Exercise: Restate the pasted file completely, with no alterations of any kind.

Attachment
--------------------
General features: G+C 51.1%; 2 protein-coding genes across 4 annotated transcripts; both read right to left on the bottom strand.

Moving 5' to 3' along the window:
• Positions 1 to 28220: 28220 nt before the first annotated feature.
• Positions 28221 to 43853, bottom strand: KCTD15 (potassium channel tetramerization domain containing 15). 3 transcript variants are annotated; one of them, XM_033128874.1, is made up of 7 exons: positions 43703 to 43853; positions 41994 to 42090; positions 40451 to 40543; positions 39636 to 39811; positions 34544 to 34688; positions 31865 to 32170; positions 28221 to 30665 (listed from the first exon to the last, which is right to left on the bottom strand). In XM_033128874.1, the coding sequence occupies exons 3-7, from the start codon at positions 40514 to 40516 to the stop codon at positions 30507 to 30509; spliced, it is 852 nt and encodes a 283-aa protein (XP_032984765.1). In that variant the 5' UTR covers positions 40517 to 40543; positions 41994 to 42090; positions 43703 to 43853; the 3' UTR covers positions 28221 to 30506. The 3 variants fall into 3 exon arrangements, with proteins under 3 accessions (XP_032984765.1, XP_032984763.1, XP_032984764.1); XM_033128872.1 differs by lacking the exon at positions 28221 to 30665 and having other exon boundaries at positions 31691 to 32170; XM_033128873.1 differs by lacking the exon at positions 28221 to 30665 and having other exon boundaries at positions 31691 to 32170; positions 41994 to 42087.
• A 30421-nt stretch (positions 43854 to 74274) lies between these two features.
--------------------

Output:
General features: G+C 51.1%; 2 protein-coding genes across 4 annotated transcripts; both read right to left on the bottom strand.

Moving 5' to 3' along the window:
• Positions 1 to 28220: 28220 nt before the first annotated feature.
• Positions 28221 to 43853, bottom strand: KCTD15 (potassium channel tetramerization domain containing 15). 3 transcript variants are annotated; one of them, XM_033128874.1, is made up of 7 exons: positions 43703 to 43853; positions 41994 to 42090; positions 40451 to 40543; positions 39636 to 39811; positions 34544 to 34688; positions 31865 to 32170; positions 28221 to 30665 (listed from the first exon to the last, which is right to left on the bottom strand). In XM_033128874.1, the coding sequence occupies exons 3-7, from the start codon at positions 40514 to 40516 to the stop codon at positions 30507 to 30509; spliced, it is 852 nt and encodes a 283-aa protein (XP_032984765.1). In that variant the 5' UTR covers positions 40517 to 40543; positions 41994 to 42090; positions 43703 to 43853; the 3' UTR covers positions 28221 to 30506. The 3 variants fall into 3 exon arrangements, with proteins under 3 accessions (XP_032984765.1, XP_032984763.1, XP_032984764.1); XM_033128872.1 differs by lacking the exon at positions 28221 to 30665 and having other exon boundaries at positions 31691 to 32170; XM_033128873.1 differs by lacking the exon at positions 28221 to 30665 and having other exon boundaries at positions 31691 to 32170; positions 41994 to 42087.
• A 30421-nt stretch (positions 43854 to 74274) lies between these two features.